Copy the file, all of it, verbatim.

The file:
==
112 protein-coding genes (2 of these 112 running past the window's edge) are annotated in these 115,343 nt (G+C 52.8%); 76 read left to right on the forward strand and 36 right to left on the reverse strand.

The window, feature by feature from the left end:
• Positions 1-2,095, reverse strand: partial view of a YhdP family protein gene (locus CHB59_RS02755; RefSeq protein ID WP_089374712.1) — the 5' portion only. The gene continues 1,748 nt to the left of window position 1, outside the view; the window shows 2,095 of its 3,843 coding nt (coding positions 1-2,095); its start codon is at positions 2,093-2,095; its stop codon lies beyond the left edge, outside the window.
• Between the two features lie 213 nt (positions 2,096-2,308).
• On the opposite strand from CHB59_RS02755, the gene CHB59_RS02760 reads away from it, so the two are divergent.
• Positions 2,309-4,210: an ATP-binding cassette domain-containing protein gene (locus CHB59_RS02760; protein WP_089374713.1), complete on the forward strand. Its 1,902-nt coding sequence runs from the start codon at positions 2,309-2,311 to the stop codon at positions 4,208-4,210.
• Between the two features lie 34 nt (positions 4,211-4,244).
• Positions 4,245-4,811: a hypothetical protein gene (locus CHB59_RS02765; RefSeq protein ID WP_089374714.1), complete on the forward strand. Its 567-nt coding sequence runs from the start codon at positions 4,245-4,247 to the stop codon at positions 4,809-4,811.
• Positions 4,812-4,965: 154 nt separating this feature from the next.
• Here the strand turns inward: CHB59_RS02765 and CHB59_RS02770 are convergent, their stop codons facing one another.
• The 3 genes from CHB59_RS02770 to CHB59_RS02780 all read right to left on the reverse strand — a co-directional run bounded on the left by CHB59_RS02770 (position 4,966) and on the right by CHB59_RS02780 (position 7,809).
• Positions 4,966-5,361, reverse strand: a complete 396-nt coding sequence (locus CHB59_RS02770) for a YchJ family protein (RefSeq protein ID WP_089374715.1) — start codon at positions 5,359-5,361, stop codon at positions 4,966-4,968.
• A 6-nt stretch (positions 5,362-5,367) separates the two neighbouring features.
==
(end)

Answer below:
112 protein-coding genes (2 of these 112 running past the window's edge) are annotated in these 115,343 nt (G+C 52.8%); 76 read left to right on the forward strand and 36 right to left on the reverse strand.

The window, feature by feature from the left end:
• Positions 1-2,095, reverse strand: partial view of a YhdP family protein gene (locus CHB59_RS02755; RefSeq protein ID WP_089374712.1) — the 5' portion only. The gene continues 1,748 nt to the left of window position 1, outside the view; the window shows 2,095 of its 3,843 coding nt (coding positions 1-2,095); its start codon is at positions 2,093-2,095; its stop codon lies beyond the left edge, outside the window.
• Between the two features lie 213 nt (positions 2,096-2,308).
• On the opposite strand from CHB59_RS02755, the gene CHB59_RS02760 reads away from it, so the two are divergent.
• Positions 2,309-4,210: an ATP-binding cassette domain-containing protein gene (locus CHB59_RS02760; protein WP_089374713.1), complete on the forward strand. Its 1,902-nt coding sequence runs from the start codon at positions 2,309-2,311 to the stop codon at positions 4,208-4,210.
• Between the two features lie 34 nt (positions 4,211-4,244).
• Positions 4,245-4,811: a hypothetical protein gene (locus CHB59_RS02765; RefSeq protein ID WP_089374714.1), complete on the forward strand. Its 567-nt coding sequence runs from the start codon at positions 4,245-4,247 to the stop codon at positions 4,809-4,811.
• Positions 4,812-4,965: 154 nt separating this feature from the next.
• Here the strand turns inward: CHB59_RS02765 and CHB59_RS02770 are convergent, their stop codons facing one another.
• The 3 genes from CHB59_RS02770 to CHB59_RS02780 all read right to left on the reverse strand — a co-directional run bounded on the left by CHB59_RS02770 (position 4,966) and on the right by CHB59_RS02780 (position 7,809).
• Positions 4,966-5,361, reverse strand: a complete 396-nt coding sequence (locus CHB59_RS02770) for a YchJ family protein (RefSeq protein ID WP_089374715.1) — start codon at positions 5,359-5,361, stop codon at positions 4,966-4,968.
• A 6-nt stretch (positions 5,362-5,367) separates the two neighbouring features.